Through the Steroid Era, Baseball Still Has Been Very Very Good to Me

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Through the Steroid Era, Baseball Still Has Been Very Very Good to Me
(Photo by Mark Wilson/Getty Images)

Former MLB slugger Sammy Sosa once said, "Baseball has been very, very good to me." Actually, in his Dominican accent, baseball was actually "berry, berry" good to him. And for me, the sport has been nothing but "berry, berry sweet" to me.

Well, then the whole performance enhancing drugs fiasco came along. Baseball icons like Sosa, Mark McGwire, Rafael Palmeiro, and Alex Rodriguez have been linked to PEDs.

Most recently, Dodgers slugger Manny Ramirez tested positive for women's fertility drugs and on Tuesday, Roger Clemens went on the radio to once again tell everyone that he is innocent.

So how has baseball been good to me? Because of these guys I just named.

Growing up in the Oakland area, the Athletics were my team of choice to follow. Being only 12 years old at the time, it was exciting for me to start to pick up sports while growing up. And the Athletics had this fantastic promotion that year: all children ages 14 and under pay only 98 cents for any general seating area in the park.

Obviously, a ticket to a baseball game at that price is a steal. Sitting right behind the dugout at the Coliseum at that price was just phenomenal for a budding baseball fan.

I started to follow baseball during that 1998 season. And it was a season for the ages.

Mark McGwire and Sammy Sosa chased Roger Maris' single season record. David Wells threw a perfect game. Roger Clemens had the pitching Triple Crown. Kerry Wood struck out 20 Astros in a game. The National League Wild Card race was truly wild (Cubs beat Giants in one game playoff for that spot).

As much as it was interesting to see former Oakland Athletic McGwire break the home run record, I think that the national attention to baseball gave me a desire to follow the game. After the 1994 strike, any good news for baseball was great news.

But as the years continued where home run records would fall, I started to follow the little bits and pieces of the game. I began to appreciate batters that could work a walk (in what most people know now as "Moneyball").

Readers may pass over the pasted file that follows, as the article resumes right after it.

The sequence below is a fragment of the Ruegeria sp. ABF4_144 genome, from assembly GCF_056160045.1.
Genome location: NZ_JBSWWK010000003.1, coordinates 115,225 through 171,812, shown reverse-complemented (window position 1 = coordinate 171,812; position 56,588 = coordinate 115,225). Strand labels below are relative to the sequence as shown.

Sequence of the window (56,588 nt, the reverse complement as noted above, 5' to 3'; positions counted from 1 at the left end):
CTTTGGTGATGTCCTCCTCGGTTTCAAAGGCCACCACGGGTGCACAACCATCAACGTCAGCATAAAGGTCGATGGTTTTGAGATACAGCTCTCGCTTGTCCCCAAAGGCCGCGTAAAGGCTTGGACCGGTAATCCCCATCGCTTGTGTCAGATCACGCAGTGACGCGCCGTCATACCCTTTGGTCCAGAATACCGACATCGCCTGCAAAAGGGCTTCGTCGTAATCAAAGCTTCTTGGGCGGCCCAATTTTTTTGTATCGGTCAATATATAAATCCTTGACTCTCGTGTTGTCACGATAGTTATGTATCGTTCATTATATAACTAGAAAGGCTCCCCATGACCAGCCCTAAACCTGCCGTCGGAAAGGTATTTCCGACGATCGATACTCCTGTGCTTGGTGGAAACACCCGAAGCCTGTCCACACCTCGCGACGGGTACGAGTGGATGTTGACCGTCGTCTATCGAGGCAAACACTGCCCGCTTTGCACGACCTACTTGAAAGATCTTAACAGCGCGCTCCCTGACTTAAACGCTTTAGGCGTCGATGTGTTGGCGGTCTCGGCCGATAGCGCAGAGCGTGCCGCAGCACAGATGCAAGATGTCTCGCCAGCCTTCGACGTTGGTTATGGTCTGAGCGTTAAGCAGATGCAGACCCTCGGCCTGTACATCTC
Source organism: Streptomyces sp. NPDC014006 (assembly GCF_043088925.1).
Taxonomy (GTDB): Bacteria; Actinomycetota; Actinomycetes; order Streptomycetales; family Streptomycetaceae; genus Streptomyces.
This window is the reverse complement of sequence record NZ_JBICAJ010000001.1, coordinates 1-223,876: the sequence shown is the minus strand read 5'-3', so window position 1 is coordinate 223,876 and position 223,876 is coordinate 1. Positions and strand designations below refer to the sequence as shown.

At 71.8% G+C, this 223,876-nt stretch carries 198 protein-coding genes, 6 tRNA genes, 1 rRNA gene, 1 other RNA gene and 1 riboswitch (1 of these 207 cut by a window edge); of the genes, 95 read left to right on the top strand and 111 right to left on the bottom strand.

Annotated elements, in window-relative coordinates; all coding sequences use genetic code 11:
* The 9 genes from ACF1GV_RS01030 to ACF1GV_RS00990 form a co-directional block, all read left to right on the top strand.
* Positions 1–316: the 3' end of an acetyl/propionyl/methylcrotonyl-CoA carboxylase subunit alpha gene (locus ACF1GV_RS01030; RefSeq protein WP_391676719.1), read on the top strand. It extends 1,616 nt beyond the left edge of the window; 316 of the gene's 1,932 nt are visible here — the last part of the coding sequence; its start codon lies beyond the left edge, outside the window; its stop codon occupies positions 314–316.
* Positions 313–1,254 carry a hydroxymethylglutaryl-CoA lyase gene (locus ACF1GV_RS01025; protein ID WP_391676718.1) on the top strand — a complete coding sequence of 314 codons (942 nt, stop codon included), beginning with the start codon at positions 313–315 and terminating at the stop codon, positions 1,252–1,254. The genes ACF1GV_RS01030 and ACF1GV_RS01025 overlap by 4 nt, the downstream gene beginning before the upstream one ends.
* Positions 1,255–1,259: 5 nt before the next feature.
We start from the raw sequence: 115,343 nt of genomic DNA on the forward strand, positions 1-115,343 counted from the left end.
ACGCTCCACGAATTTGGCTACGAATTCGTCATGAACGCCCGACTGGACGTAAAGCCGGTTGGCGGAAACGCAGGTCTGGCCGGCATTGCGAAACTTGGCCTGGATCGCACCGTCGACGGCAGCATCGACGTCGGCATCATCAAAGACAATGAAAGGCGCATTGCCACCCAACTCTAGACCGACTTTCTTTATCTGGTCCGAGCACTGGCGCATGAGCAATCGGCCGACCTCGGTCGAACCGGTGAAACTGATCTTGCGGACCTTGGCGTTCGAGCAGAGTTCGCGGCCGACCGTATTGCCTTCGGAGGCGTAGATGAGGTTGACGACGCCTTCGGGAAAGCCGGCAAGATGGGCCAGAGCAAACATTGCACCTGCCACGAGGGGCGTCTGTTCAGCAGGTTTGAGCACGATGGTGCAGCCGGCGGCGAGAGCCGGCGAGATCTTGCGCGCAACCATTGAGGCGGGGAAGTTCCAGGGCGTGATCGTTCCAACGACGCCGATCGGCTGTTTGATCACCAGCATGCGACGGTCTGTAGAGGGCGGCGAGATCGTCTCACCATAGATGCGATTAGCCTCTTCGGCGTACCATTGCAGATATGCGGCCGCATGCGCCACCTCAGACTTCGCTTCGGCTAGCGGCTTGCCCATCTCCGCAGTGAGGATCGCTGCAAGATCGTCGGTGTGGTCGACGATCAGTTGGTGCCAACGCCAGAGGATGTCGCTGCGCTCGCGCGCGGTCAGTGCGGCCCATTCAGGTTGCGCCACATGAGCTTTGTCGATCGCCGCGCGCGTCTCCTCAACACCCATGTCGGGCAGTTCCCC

My appreciation for great defense (thanks to amazing Gold Glove efforts from Jim Edmonds, Torii Hunter, and Eric Chavez) grew as the years continued. The pitching matchups and the late-inning clutch hits became my yearly summer friends.

While these great things kept my passion for baseball fresh every season, the steroid era clouded everything that I loved.

Don't get me wrong, I am in no way a supporter of any kind of performance enhancing drugs. But it's hard for me to accept the fact that a good portion of my love for baseball came at the hands of cheaters.

McGwire refused to talk about the past. Palmeiro pointed and lied. Sosa forgot how to speak English. One by one, all my favorite stars looked weak and insecure in front of Congress. That was much different than the strong, powerful sluggers that I saw at the plate only a couple seasons prior.

My friends who aren't fans of baseball always question my passion for the sport.

"How could you like a sport where nearly everyone's a cheater?" they would ask.

My best reply would just be because I love the game that much. Every sport has a handful of cheaters; but only baseball has been put under the microscope for so long.

Baseball is still a game of speed, strategy, and sometimes just pure luck. That still hasn't changed through all these years. Players still go out to the field with a desire to play the game with a passion.

I'm not going to let some people who decided to take a shortcut ruin the sport for me. These athletes will get their just punishment when their time comes. It's just a shame that these athletes were the reason why I started to follow the game.

However, baseball is still baseball. The basic concept of the game hasn't changed. And the excitement I get while watching a game still will never change. Baseball has, is, and always will be very, very good to me—no matter how sour it has become right now.

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